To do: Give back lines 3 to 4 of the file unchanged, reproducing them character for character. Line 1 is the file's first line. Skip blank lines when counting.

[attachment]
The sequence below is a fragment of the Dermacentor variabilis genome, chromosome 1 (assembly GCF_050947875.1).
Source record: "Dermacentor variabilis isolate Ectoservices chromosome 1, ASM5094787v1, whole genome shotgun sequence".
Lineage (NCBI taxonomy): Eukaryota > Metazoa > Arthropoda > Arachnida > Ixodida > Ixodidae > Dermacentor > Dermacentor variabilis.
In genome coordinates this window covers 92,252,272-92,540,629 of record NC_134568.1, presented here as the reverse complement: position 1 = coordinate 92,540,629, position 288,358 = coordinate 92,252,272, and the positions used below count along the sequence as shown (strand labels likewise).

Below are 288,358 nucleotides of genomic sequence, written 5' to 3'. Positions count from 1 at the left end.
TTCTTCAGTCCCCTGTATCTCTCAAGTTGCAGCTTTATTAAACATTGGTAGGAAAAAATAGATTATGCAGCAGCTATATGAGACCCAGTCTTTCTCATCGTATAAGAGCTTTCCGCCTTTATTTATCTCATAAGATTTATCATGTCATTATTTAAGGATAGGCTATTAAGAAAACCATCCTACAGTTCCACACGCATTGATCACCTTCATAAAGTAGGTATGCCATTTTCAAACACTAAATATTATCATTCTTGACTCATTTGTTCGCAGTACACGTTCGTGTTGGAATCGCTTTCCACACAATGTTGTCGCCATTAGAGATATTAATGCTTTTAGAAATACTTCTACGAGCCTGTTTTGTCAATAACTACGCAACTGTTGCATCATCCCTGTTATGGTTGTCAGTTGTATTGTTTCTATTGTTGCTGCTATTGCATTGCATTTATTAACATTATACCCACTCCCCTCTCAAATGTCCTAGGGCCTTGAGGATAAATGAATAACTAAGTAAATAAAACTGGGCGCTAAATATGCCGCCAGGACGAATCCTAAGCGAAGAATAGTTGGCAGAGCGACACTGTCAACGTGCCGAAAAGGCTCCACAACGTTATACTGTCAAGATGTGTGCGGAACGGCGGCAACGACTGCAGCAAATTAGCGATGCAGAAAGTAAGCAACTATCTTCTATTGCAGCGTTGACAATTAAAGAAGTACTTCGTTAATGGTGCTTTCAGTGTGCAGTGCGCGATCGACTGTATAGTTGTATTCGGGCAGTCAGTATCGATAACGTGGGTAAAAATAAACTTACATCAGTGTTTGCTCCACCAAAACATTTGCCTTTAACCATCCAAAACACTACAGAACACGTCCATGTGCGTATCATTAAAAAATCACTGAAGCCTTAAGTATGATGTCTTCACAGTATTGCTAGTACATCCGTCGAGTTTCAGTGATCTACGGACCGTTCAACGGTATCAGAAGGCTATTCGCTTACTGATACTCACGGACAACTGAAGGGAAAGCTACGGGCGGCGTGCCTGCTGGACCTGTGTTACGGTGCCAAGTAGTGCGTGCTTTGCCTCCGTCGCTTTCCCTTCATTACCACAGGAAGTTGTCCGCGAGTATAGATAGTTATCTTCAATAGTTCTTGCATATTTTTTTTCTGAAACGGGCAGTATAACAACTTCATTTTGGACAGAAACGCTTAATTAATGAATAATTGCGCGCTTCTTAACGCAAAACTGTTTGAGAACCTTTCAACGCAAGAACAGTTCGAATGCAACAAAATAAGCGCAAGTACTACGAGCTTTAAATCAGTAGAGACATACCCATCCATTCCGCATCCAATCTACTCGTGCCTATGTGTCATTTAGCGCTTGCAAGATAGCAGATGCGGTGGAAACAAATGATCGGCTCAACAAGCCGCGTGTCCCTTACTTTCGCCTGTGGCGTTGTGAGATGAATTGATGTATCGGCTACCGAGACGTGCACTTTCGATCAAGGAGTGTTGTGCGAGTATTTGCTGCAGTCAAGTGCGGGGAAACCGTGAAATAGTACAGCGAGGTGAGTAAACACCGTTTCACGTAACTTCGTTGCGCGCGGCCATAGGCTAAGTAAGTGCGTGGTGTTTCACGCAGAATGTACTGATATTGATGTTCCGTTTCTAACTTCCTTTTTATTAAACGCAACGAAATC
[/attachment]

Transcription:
Lineage (NCBI taxonomy): Eukaryota > Metazoa > Arthropoda > Arachnida > Ixodida > Ixodidae > Dermacentor > Dermacentor variabilis.
In genome coordinates this window covers 92,252,272-92,540,629 of record NC_134568.1, presented here as the reverse complement: position 1 = coordinate 92,540,629, position 288,358 = coordinate 92,252,272, and the positions used below count along the sequence as shown (strand labels likewise).